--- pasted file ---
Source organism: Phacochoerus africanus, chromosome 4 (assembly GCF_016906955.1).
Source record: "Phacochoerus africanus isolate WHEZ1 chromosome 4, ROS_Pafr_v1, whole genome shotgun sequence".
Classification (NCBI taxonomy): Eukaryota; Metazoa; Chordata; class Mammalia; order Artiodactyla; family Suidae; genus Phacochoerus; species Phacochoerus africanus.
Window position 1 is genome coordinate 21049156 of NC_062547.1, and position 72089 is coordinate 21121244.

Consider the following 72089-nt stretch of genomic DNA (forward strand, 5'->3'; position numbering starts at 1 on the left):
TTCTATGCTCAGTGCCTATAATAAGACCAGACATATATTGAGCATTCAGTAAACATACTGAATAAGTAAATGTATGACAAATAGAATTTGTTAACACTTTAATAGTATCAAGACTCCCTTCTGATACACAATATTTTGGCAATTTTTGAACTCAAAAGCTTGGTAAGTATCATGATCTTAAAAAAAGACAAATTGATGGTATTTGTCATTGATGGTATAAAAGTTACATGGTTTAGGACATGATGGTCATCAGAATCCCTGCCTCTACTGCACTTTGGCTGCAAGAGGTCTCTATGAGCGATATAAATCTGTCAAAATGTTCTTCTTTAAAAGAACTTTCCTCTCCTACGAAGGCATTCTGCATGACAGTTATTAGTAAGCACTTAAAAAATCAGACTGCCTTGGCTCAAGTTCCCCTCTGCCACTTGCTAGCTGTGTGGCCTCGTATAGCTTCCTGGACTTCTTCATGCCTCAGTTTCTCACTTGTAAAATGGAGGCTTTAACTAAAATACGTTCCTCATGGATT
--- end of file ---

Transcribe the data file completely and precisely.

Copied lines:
Source organism: Phacochoerus africanus, chromosome 4 (assembly GCF_016906955.1).
Source record: "Phacochoerus africanus isolate WHEZ1 chromosome 4, ROS_Pafr_v1, whole genome shotgun sequence".
Classification (NCBI taxonomy): Eukaryota; Metazoa; Chordata; class Mammalia; order Artiodactyla; family Suidae; genus Phacochoerus; species Phacochoerus africanus.
Window position 1 is genome coordinate 21049156 of NC_062547.1, and position 72089 is coordinate 21121244.

Consider the following 72089-nt stretch of genomic DNA (forward strand, 5'->3'; position numbering starts at 1 on the left):
TTCTATGCTCAGTGCCTATAATAAGACCAGACATATATTGAGCATTCAGTAAACATACTGAATAAGTAAATGTATGACAAATAGAATTTGTTAACACTTTAATAGTATCAAGACTCCCTTCTGATACACAATATTTTGGCAATTTTTGAACTCAAAAGCTTGGTAAGTATCATGATCTTAAAAAAAGACAAATTGATGGTATTTGTCATTGATGGTATAAAAGTTACATGGTTTAGGACATGATGGTCATCAGAATCCCTGCCTCTACTGCACTTTGGCTGCAAGAGGTCTCTATGAGCGATATAAATCTGTCAAAATGTTCTTCTTTAAAAGAACTTTCCTCTCCTACGAAGGCATTCTGCATGACAGTTATTAGTAAGCACTTAAAAAATCAGACTGCCTTGGCTCAAGTTCCCCTCTGCCACTTGCTAGCTGTGTGGCCTCGTATAGCTTCCTGGACTTCTTCATGCCTCAGTTTCTCACTTGTAAAATGGAGGCTTTAACTAAAATACGTTCCTCATGGATT